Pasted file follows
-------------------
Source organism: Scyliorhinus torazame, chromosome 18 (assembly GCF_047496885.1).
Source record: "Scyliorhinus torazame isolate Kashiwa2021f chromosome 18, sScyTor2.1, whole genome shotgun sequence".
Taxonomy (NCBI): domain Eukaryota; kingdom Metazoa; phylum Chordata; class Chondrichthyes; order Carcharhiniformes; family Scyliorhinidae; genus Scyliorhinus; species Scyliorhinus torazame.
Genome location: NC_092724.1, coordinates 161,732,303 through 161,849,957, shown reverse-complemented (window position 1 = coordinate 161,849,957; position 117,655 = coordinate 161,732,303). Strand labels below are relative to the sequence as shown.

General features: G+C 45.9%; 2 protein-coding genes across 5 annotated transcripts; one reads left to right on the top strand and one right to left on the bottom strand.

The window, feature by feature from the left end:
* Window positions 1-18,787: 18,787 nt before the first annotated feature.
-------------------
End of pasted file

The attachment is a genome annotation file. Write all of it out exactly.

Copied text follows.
Source organism: Scyliorhinus torazame, chromosome 18 (assembly GCF_047496885.1).
Source record: "Scyliorhinus torazame isolate Kashiwa2021f chromosome 18, sScyTor2.1, whole genome shotgun sequence".
Taxonomy (NCBI): domain Eukaryota; kingdom Metazoa; phylum Chordata; class Chondrichthyes; order Carcharhiniformes; family Scyliorhinidae; genus Scyliorhinus; species Scyliorhinus torazame.
Genome location: NC_092724.1, coordinates 161,732,303 through 161,849,957, shown reverse-complemented (window position 1 = coordinate 161,849,957; position 117,655 = coordinate 161,732,303). Strand labels below are relative to the sequence as shown.

General features: G+C 45.9%; 2 protein-coding genes across 5 annotated transcripts; one reads left to right on the top strand and one right to left on the bottom strand.

The window, feature by feature from the left end:
* Window positions 1-18,787: 18,787 nt before the first annotated feature.